If your clients need life insurance, they don’t always have to wait for the results of invasive medical tests. New policies can be turned around within days, regardless of complexity, according to an analysis by Independent Life Brokerage.
For that, thank “predictive modeling,” or using algorithms to crunch hundreds of variables, including a person’s medical, social, geographic, personal and financial history. Using massive data sets unavailable a short time ago, companies can better calculate the odds of future health issues. Insurance companies began doing this in earnest within the past few years, and some back studies suggest it has a 95 percent accuracy record.
Dan Pearson, chief executive of Independent Life Brokerage, says that a predictive modeling pilot program showed non-smokers between the ages 18 and 60, and seeking coverage to $1 million, could get a policy in five to six days from submission to issue. “Although approval rates are still below 50 percent, it is expected that the algorithms will improve and approval rates will increase,” he says.
Because predictive modeling is less invasive than traditional medical underwriting, requiring no blood and urine tests, an advisor can better help clients solve an immediate need.
“It is going to help advisors get into the middle market,” Pearson says. In the next few years, he predicts, 48-hour approval for life insurance will be available.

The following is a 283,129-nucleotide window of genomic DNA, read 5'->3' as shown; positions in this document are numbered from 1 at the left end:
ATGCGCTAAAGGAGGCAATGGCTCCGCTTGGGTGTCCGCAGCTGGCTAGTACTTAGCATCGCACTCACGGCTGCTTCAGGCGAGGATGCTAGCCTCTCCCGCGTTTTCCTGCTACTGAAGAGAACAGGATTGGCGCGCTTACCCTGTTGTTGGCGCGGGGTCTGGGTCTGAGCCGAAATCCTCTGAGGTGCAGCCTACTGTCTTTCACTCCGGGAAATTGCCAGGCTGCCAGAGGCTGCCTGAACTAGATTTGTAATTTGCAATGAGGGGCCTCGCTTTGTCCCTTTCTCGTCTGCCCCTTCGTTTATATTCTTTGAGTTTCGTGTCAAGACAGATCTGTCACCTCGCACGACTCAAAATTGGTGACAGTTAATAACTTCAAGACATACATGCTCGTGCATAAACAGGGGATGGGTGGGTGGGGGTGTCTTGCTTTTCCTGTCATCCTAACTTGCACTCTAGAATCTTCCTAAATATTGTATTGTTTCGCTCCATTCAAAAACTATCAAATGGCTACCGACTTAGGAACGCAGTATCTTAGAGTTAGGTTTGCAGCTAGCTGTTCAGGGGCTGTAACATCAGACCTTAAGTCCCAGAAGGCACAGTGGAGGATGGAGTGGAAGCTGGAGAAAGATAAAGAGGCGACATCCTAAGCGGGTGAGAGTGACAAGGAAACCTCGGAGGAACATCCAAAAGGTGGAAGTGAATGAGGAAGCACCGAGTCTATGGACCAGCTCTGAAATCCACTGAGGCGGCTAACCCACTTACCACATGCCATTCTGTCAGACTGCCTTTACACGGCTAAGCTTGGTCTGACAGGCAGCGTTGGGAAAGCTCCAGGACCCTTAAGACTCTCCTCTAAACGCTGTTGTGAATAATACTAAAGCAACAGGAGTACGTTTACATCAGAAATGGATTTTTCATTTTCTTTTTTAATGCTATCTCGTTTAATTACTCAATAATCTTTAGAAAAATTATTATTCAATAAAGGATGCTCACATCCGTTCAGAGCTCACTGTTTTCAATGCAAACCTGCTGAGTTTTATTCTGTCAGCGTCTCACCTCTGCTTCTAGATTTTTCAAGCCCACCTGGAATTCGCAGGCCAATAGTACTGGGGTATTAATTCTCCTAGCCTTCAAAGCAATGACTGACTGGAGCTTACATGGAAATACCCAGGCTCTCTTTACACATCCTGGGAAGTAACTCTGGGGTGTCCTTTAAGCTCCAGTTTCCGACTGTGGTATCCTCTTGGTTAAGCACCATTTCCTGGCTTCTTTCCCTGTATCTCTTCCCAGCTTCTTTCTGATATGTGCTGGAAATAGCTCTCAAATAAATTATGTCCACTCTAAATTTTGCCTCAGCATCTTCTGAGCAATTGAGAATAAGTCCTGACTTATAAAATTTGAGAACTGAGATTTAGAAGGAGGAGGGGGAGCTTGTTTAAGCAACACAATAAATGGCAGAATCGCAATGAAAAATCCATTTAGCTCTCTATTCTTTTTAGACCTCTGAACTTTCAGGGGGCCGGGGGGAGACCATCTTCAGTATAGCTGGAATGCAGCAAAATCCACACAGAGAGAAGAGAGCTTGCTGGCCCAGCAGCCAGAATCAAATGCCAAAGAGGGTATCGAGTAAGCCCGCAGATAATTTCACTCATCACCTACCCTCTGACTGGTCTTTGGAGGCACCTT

Part of this is due to better databases and medical procedures. For instance, underwriters have less reason to obtain information from an applicant’s doctors when they can tap an information database on the client’s prescriptions. Underwriters also can conduct online investigations pertaining to criminal activity and bankruptcy and motor vehicle violations, any of which may influence how much a policy costs, or whether it’s approved at all.
What’s perhaps counterintuitive is that more detailed scrutiny of potential clients’ personal records has resulted in more clients being offered coverage, not less, says Neal Halder, chief underwriter for the Principal Financial Group. Of course, better medical treatment for things like cancer, heart disease and diabetes are also taken into consideration.
The new technology of underwriting even helps clients who have recovered from illnesses that once would have precluded them from getting policies at all. Halder says that in the past, most cancer patients were rated as a substandard risk. Today, some of those cancer patients would be able to obtain a standard rating sooner and at a lower cost.
There are no official statistics, but Daniel Cotter, director of risk management for Rehmann, a Cleveland-based financial planning firm, says he is writing policies for clients with heart problems, cancer and diabetes that he could not write 10 years ago.
“A decade ago, someone who had a heart disorder with three stents and an angioplasty had to wait six years before they could be considered for life insurance!” Cotter says.
Thanks to big data and predictive modeling, those individuals may get a chance to buy protection earlier, quicker and at a better price.